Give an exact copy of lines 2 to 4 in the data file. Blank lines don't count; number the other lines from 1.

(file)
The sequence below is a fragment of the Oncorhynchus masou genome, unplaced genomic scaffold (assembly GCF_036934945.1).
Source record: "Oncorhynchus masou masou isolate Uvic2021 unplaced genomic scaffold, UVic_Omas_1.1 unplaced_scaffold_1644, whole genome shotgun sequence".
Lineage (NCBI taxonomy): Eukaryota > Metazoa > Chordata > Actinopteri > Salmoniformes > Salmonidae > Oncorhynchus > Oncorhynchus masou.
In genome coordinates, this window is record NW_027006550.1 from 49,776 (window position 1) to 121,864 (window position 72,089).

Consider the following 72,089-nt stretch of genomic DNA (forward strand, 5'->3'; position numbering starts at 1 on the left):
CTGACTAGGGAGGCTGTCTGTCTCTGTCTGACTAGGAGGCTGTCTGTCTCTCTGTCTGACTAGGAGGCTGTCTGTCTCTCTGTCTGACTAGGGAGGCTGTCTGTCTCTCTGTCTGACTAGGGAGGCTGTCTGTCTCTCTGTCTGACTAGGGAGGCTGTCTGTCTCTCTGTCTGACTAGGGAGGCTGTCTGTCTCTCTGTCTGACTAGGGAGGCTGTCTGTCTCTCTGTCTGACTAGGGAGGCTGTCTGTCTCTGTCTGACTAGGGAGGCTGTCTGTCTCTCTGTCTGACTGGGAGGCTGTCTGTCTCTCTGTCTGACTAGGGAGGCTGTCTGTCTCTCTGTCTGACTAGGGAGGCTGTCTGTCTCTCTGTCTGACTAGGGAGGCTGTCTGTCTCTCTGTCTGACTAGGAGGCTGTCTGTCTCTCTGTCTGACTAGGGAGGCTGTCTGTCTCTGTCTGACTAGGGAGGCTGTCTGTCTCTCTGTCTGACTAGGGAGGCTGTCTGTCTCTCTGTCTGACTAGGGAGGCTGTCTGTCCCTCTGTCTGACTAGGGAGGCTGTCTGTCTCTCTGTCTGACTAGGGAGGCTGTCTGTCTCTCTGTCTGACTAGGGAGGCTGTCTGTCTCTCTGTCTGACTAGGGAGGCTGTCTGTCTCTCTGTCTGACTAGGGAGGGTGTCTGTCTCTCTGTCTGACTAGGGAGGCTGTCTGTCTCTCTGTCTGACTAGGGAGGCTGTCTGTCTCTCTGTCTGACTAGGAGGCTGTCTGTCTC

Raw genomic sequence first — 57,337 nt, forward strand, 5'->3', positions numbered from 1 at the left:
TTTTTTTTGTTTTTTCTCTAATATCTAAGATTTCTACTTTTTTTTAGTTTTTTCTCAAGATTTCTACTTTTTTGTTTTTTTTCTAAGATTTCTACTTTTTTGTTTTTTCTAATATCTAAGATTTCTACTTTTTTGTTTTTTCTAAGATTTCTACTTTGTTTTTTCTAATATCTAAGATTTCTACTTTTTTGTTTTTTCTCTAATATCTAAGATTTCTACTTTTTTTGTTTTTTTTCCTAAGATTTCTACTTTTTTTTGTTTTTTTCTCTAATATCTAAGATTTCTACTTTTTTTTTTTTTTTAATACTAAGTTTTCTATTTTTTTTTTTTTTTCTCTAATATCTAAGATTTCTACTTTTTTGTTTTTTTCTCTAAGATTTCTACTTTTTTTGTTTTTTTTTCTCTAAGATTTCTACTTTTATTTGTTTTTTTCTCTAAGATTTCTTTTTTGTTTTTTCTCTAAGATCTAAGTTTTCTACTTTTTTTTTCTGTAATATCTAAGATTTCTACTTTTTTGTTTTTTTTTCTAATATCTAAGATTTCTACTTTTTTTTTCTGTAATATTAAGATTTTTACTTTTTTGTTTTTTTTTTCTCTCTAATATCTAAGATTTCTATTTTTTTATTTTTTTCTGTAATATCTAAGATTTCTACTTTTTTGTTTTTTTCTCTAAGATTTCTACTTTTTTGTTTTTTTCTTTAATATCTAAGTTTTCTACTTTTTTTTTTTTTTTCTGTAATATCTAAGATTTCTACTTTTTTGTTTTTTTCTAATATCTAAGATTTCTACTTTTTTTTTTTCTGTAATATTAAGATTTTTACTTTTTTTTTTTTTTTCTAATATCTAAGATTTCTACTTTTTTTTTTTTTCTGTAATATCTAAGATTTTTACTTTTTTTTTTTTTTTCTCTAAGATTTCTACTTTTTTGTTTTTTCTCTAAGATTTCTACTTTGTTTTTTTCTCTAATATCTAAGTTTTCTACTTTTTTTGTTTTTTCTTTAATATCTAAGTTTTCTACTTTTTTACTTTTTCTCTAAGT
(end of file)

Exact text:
Source record: "Oncorhynchus masou masou isolate Uvic2021 unplaced genomic scaffold, UVic_Omas_1.1 unplaced_scaffold_1644, whole genome shotgun sequence".
Lineage (NCBI taxonomy): Eukaryota > Metazoa > Chordata > Actinopteri > Salmoniformes > Salmonidae > Oncorhynchus > Oncorhynchus masou.
In genome coordinates, this window is record NW_027006550.1 from 49,776 (window position 1) to 121,864 (window position 72,089).